Wildlife Photographer of the Year Competition by voting for the winner of the People’s Choice Award. This year features everything from hare balls and bat women to majestic mandrills.
Fans of wildlife photography around the world can choose their favourite from 25 images. The images were shortlisted by the Natural History Museum from over 49,000 image entries from across the world.
This year’s selection of images includes two endangered Iberian lynx kittens making an abandoned hayloft their playground, a family of beavers in their favourite feeding spot, a distinctive portrait of a Japanese warbonnet and a group of burrowing owls living in harmony with their human neighbours in Florida’s Ten Thousand Barrier Islands.
Voting ends on 2 February 2021. The winner will then be showcased in the popular Wildlife Photographer of the Year exhibition at the Natural History Museum until 4 July 2021. Follow the contest @nhm_wpy, #WPYPeoplesChoice.
The top five People’s Choice Award images will also be displayed online, joining the winners of the fifty-sixth Wildlife Photographer of the Year competition chosen by the esteemed panel of judges and announced earlier this year.
Wildlife Photographer of the Year is developed and produced by the Natural History Museum and offers a truly global platform for amateur and professional photographers alike. Using photography’s unique emotive power to engage and inspire audiences, the competition and exhibition shine a light on stories and species around the world and encourages a future of advocating for the planet.
Dr Tim Littlewood, Executive Director of Science at the Natural History Museum and member of the judging panel, says, ‘The People’s Choice Award provides the public with an opportunity to select images and stories from the natural world that move and intrigue them. This year’s shortlist includes a wide diversity of wildlife photography from a fragile planet. Whether assessing human-animal relationships, highlighting the plight of captive species or animals thriving in their environments, the public are in for a difficult decision!’
Associate sponsors for the exhibition at the
Natural History Museum are renewable energy company Ørsted and camera manufacturer, Leica.
About Wildlife Photographer of the Year
Wildlife Photographer of the Year was founded in 1965 by
BBC Wildlife Magazine, then called Animals. The Natural History Museum joined forces in 1984 to create the competition as it is known today. The competition is now run and owned by the Natural History Museum.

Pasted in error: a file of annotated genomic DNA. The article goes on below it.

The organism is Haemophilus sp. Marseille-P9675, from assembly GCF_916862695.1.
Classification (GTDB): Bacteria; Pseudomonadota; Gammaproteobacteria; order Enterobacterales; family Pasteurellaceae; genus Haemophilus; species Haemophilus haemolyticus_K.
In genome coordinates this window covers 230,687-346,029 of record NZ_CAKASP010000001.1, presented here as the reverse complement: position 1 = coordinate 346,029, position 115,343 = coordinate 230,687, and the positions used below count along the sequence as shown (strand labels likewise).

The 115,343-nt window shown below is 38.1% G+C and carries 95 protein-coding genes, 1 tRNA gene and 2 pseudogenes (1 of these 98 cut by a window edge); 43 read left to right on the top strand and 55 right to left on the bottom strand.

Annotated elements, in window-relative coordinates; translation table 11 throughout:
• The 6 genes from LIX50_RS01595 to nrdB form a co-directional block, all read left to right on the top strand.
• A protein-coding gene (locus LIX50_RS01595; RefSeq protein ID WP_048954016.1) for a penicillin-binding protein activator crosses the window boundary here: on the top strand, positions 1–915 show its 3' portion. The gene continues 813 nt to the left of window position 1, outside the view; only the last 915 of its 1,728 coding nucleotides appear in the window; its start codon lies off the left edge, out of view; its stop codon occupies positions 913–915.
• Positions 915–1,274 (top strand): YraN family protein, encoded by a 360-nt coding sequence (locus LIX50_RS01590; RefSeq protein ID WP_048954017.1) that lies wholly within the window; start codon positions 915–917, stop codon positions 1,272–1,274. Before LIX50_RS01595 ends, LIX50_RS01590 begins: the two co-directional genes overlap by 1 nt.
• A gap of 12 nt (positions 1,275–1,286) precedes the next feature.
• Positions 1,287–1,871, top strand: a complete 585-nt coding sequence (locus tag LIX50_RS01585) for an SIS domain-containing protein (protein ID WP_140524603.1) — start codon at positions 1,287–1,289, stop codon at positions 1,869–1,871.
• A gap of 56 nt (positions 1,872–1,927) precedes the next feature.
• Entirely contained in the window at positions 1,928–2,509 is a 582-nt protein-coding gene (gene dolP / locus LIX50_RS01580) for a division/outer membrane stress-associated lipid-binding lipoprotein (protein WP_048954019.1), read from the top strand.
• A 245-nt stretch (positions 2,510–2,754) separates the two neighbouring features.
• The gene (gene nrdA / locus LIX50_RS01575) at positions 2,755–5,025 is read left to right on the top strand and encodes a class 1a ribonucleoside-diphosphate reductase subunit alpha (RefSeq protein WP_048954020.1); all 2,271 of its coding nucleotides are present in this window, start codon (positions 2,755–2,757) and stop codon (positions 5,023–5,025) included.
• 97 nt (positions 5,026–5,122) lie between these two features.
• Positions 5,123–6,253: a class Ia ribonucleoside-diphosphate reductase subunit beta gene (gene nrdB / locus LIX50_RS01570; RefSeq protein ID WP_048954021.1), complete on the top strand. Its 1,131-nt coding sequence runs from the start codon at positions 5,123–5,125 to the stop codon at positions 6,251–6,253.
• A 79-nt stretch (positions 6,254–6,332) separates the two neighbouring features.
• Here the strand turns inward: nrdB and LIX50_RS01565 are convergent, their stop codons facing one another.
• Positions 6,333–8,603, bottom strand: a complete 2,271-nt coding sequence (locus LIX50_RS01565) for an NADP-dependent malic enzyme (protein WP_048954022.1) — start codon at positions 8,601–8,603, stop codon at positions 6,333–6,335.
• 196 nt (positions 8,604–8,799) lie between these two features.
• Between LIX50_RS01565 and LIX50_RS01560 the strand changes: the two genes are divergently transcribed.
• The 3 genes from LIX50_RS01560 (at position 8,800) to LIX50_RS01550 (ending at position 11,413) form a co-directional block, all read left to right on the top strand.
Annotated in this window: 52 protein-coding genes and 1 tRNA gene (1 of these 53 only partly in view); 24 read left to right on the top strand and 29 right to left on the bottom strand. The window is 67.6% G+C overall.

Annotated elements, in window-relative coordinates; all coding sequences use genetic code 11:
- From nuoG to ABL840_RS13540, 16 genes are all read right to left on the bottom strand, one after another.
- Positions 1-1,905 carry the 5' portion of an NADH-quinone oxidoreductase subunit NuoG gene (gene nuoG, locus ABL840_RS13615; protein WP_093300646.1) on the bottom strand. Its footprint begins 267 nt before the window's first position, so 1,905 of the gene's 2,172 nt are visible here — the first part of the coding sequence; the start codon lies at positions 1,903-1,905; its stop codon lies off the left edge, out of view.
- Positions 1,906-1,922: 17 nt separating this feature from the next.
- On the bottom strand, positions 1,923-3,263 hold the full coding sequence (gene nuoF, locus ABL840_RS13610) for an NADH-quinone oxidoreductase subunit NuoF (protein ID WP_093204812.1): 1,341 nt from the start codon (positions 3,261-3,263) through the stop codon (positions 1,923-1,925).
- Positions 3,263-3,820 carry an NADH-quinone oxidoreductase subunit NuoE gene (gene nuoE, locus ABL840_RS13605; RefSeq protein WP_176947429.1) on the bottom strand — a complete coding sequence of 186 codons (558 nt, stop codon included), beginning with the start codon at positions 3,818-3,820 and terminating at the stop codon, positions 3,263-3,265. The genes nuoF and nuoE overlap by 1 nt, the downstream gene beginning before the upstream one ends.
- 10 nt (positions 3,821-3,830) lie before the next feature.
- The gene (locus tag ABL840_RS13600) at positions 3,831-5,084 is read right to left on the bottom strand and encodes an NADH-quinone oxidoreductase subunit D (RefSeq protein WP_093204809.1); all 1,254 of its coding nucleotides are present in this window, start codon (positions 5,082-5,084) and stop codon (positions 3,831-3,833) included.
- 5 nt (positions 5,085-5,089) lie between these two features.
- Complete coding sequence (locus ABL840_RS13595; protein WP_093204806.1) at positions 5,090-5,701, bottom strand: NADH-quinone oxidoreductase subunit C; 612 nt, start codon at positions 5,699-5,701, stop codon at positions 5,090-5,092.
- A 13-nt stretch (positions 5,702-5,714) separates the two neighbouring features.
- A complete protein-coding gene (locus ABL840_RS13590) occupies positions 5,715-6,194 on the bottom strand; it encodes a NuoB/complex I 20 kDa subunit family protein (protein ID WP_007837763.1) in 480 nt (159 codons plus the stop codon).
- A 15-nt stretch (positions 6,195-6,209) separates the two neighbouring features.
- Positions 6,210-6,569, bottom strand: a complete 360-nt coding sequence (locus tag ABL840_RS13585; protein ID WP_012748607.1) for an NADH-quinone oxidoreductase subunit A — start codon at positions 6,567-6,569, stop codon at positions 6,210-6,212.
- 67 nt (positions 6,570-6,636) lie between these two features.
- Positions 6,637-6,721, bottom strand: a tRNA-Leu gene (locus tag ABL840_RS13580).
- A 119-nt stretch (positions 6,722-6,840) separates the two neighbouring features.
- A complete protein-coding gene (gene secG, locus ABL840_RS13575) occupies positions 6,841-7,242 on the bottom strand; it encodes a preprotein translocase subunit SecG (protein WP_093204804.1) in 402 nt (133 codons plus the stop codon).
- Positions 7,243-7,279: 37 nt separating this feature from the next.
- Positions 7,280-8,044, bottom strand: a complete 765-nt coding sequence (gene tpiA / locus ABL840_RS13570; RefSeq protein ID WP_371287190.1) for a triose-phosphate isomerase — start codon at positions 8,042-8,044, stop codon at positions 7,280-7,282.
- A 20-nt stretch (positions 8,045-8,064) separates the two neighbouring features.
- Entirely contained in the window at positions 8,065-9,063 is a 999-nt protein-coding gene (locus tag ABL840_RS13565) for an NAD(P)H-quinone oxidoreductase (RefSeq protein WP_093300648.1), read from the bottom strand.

Wildlife Photographer of the Year Portfolio 30, edited by Rosamund Kidman-Cox and with a foreword by Chris Packham, is published by the Natural History Museum and is currently on sale at £25.
Touring venues in the UK include Birmingham Museum and Art Gallery, Epping Forest District Museum, Guernsey Museum and Art gallery, M Shed (Bristol), Leicester Museum and Art Gallery, Sewerby Hall and Gardens, The Base Greenham, The Beacon Museum (Whitehaven) and The Collection (Lincoln).
About the Natural History Museum
The Natural History Museum is both a world-leading science research centre and the most-visited natural history museum in Europe. With a vision of a future in which both people and the planet thrive, it is uniquely positioned to be a powerful champion for balancing humanity’s needs with those of the natural world.
It is custodian of one of the world’s most important scientific collections comprising over 80 million specimens. The scale of this collection enables researchers from all over the world to document how species have and continue to respond to environmental changes—which is vital in helping predict what might happen in the future and informing future policies and plans to help the planet.
The Museum’s 300 scientists continue to represent one of the largest groups in the world studying and enabling research into every aspect of the natural world. Their science is contributing critical data to help the global fight to save the future of the planet from the major threats of climate change and biodiversity loss through to finding solutions such as the sustainable extraction of natural resources.
The Museum uses its enormous global reach and influence to meet its mission to create advocates for the planet – to inform, inspire and empower everyone to make a difference for nature. We welcome over five million visitors each year; our digital output reaches hundreds of thousands of people in over 200 countries each month and our touring exhibitions have been seen by around 30 million people in the last 10 years.